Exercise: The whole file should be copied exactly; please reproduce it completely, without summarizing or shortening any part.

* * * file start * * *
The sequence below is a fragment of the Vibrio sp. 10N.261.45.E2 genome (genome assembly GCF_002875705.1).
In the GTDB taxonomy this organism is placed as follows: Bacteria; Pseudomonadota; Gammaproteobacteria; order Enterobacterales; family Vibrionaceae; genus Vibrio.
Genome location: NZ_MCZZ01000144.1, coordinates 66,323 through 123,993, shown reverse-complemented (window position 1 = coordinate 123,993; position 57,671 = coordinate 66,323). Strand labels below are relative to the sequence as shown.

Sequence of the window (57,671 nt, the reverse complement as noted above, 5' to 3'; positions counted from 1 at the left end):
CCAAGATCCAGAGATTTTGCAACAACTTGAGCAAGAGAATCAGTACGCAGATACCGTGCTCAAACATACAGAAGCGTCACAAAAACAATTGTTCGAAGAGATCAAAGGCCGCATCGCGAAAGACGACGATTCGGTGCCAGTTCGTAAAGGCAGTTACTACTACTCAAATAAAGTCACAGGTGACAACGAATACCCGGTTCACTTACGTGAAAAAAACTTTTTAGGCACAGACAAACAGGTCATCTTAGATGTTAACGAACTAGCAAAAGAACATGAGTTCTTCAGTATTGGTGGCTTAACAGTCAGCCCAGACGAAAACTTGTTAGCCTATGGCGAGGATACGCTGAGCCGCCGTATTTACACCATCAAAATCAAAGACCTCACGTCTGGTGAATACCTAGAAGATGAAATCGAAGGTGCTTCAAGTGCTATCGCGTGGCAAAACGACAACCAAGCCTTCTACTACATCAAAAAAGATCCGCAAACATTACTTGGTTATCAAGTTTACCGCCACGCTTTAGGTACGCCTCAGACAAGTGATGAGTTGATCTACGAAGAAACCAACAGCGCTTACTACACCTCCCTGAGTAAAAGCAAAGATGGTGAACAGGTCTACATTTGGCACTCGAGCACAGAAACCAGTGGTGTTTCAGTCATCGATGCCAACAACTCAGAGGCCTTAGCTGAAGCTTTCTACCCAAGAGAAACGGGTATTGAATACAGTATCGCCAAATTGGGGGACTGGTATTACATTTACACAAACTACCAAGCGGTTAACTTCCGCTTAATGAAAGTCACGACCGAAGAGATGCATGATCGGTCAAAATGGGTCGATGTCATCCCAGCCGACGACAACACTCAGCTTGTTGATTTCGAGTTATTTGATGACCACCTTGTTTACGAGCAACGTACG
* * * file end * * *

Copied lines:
The sequence below is a fragment of the Vibrio sp. 10N.261.45.E2 genome (genome assembly GCF_002875705.1).
In the GTDB taxonomy this organism is placed as follows: Bacteria; Pseudomonadota; Gammaproteobacteria; order Enterobacterales; family Vibrionaceae; genus Vibrio.
Genome location: NZ_MCZZ01000144.1, coordinates 66,323 through 123,993, shown reverse-complemented (window position 1 = coordinate 123,993; position 57,671 = coordinate 66,323). Strand labels below are relative to the sequence as shown.

Sequence of the window (57,671 nt, the reverse complement as noted above, 5' to 3'; positions counted from 1 at the left end):
CCAAGATCCAGAGATTTTGCAACAACTTGAGCAAGAGAATCAGTACGCAGATACCGTGCTCAAACATACAGAAGCGTCACAAAAACAATTGTTCGAAGAGATCAAAGGCCGCATCGCGAAAGACGACGATTCGGTGCCAGTTCGTAAAGGCAGTTACTACTACTCAAATAAAGTCACAGGTGACAACGAATACCCGGTTCACTTACGTGAAAAAAACTTTTTAGGCACAGACAAACAGGTCATCTTAGATGTTAACGAACTAGCAAAAGAACATGAGTTCTTCAGTATTGGTGGCTTAACAGTCAGCCCAGACGAAAACTTGTTAGCCTATGGCGAGGATACGCTGAGCCGCCGTATTTACACCATCAAAATCAAAGACCTCACGTCTGGTGAATACCTAGAAGATGAAATCGAAGGTGCTTCAAGTGCTATCGCGTGGCAAAACGACAACCAAGCCTTCTACTACATCAAAAAAGATCCGCAAACATTACTTGGTTATCAAGTTTACCGCCACGCTTTAGGTACGCCTCAGACAAGTGATGAGTTGATCTACGAAGAAACCAACAGCGCTTACTACACCTCCCTGAGTAAAAGCAAAGATGGTGAACAGGTCTACATTTGGCACTCGAGCACAGAAACCAGTGGTGTTTCAGTCATCGATGCCAACAACTCAGAGGCCTTAGCTGAAGCTTTCTACCCAAGAGAAACGGGTATTGAATACAGTATCGCCAAATTGGGGGACTGGTATTACATTTACACAAACTACCAAGCGGTTAACTTCCGCTTAATGAAAGTCACGACCGAAGAGATGCATGATCGGTCAAAATGGGTCGATGTCATCCCAGCCGACGACAACACTCAGCTTGTTGATTTCGAGTTATTTGATGACCACCTTGTTTACGAGCAACGTACG